ESL students who come to the writing center seeking help are individuals just like any other students who ask for tutors’ assistance. Shanti Bruce emphasizes in the opening paragraph of his “Listening to and Learning from ESL Writers” that adding the perspective of the ESL student reminds us that each ESL student we encounter is an individual. As a writing tutor in training looking forward to tutoring in Stanford’s Hume Writing Center next year, I think it is important for the tutor to try and build a relationship with the tutee, or at least establish a friendly atmosphere. This will ease the nerves of those students – especially ESL students – who feel nervous or weak about seeking help from the writing center. The overall personality and attitude of the tutor makes a difference as well. If an ESL student is concerned about being weak for asking for help with writing, it may be appropriate for the tutor to explain that anyone and everyone can use and benefit from the writing center. I think I would personally say that I have writing tutors look at my writing to help me; it’s always nice to have a second set of eyes looking at your work to catch mistakes and offer feedback for improvement. I suppose before the tutoring even begins, the tutor’s job is to make sure that the students feel comfortable coming to the writing center and seeking help.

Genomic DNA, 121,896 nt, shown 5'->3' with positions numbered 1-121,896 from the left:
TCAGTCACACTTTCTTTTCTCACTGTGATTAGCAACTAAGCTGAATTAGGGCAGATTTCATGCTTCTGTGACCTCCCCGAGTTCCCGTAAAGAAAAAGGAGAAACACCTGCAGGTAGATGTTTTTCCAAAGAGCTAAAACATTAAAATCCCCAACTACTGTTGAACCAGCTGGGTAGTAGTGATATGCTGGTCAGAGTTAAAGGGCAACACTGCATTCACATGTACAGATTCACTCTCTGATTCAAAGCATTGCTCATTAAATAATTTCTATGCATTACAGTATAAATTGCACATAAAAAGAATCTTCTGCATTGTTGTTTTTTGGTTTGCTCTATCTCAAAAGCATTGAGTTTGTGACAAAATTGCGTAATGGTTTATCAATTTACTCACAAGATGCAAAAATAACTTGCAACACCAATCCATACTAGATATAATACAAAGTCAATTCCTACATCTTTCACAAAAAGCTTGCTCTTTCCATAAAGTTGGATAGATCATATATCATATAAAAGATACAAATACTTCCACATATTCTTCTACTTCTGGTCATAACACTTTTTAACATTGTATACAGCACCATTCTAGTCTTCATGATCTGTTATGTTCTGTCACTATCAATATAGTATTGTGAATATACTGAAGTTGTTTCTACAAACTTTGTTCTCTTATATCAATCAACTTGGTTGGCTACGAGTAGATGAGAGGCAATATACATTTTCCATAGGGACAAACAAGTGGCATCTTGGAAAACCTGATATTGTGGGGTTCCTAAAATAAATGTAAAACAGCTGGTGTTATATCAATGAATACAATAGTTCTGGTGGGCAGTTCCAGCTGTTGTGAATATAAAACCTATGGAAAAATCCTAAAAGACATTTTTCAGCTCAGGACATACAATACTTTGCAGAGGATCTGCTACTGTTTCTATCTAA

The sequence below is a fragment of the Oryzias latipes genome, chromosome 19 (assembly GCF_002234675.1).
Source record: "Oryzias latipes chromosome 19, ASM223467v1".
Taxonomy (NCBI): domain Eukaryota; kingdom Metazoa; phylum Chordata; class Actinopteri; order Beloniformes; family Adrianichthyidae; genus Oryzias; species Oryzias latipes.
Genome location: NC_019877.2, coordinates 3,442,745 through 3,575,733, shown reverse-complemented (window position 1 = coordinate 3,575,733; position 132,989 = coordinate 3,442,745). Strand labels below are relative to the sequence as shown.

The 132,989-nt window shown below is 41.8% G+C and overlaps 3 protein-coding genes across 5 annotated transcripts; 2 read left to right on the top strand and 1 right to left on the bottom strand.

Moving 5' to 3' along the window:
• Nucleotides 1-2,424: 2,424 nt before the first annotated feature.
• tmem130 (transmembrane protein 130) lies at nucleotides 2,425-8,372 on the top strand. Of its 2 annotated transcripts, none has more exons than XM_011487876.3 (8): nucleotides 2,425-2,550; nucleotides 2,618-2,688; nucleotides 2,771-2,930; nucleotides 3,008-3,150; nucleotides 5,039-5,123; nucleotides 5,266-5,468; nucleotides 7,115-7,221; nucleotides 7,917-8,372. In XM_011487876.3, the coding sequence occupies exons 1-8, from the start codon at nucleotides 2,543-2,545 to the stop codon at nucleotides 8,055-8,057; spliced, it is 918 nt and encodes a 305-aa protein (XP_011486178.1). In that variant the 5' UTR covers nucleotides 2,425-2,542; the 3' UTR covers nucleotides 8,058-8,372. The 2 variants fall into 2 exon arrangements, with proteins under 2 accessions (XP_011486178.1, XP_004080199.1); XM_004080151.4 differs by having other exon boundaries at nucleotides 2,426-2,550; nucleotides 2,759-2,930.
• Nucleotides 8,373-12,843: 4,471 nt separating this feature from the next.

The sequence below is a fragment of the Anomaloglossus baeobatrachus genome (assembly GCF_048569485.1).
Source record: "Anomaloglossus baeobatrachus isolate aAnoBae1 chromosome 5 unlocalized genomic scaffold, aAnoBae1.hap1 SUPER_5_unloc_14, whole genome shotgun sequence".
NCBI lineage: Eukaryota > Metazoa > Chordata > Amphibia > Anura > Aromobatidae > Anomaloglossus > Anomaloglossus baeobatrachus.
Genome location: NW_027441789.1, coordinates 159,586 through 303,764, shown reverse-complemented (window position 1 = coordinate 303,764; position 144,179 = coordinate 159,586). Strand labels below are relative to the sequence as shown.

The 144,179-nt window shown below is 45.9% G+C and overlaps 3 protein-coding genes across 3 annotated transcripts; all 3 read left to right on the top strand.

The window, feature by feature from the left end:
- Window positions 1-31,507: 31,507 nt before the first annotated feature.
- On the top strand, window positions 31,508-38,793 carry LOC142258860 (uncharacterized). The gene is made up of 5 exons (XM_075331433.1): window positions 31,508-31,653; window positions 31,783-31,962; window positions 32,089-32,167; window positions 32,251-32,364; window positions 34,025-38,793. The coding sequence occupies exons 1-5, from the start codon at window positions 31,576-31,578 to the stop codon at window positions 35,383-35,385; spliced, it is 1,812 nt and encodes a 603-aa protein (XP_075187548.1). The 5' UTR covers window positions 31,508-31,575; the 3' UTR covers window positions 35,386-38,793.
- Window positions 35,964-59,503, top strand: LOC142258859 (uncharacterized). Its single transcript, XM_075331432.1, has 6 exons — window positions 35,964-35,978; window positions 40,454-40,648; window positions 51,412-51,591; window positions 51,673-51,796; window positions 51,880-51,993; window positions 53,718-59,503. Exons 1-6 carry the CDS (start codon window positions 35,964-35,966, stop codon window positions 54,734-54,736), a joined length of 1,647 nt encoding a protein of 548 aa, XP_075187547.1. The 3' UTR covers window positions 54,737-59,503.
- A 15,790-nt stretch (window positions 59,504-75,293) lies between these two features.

Two weeks ago, an ESL student came into the Hume Writing Center and I observed her tutoring session. The tutor read the student’s text aloud, a technique that Bruce mentioned was helpful according to an ESL student named Zahara that he interviewed. This technique was especially helpful because the tutor would read the student’s work aloud and occasionally pause at instances that needed revision. These pauses served as cues for the tutee to realize that something needed to be corrected. Oftentimes the tutee was able to notice the pause and consequently notice her error and correct it. This method allowed the ESL student to take a more active role in the revisions of her paper and I believe, helps to produce a better writer rather than merely better writing. I hope to use this technique should I ever tutor an ESL student, along with keeping a positive and welcoming attitude.
Bianca Aguirre, Stanford University ’15